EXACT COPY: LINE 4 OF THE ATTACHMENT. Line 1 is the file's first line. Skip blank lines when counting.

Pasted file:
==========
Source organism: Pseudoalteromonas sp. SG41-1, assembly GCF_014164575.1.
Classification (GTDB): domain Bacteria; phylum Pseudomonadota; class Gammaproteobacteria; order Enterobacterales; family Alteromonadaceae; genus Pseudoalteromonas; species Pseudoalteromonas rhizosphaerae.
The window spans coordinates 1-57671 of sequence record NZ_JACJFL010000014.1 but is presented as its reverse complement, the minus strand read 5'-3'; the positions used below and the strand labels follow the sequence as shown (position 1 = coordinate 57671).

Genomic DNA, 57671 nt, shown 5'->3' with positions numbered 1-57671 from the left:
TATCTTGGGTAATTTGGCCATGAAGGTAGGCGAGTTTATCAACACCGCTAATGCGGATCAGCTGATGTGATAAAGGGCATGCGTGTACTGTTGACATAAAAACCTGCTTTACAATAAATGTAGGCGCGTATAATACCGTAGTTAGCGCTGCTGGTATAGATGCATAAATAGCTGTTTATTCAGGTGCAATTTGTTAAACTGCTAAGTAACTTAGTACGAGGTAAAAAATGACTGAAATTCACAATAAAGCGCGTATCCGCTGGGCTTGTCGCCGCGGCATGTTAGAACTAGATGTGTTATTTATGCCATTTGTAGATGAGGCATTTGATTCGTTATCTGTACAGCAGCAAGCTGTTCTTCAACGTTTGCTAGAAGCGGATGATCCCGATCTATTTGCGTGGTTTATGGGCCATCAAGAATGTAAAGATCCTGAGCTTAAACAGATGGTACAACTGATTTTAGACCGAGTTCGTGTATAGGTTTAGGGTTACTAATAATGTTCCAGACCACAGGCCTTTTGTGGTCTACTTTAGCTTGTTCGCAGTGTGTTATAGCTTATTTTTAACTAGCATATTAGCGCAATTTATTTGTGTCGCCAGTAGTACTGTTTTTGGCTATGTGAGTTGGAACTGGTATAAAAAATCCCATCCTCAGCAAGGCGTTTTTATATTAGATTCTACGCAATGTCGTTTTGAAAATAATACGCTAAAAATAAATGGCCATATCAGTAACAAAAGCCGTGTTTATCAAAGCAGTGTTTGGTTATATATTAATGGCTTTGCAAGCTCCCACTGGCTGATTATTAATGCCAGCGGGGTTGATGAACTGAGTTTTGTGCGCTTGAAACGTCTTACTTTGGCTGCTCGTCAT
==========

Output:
Genomic DNA, 57671 nt, shown 5'->3' with positions numbered 1-57671 from the left: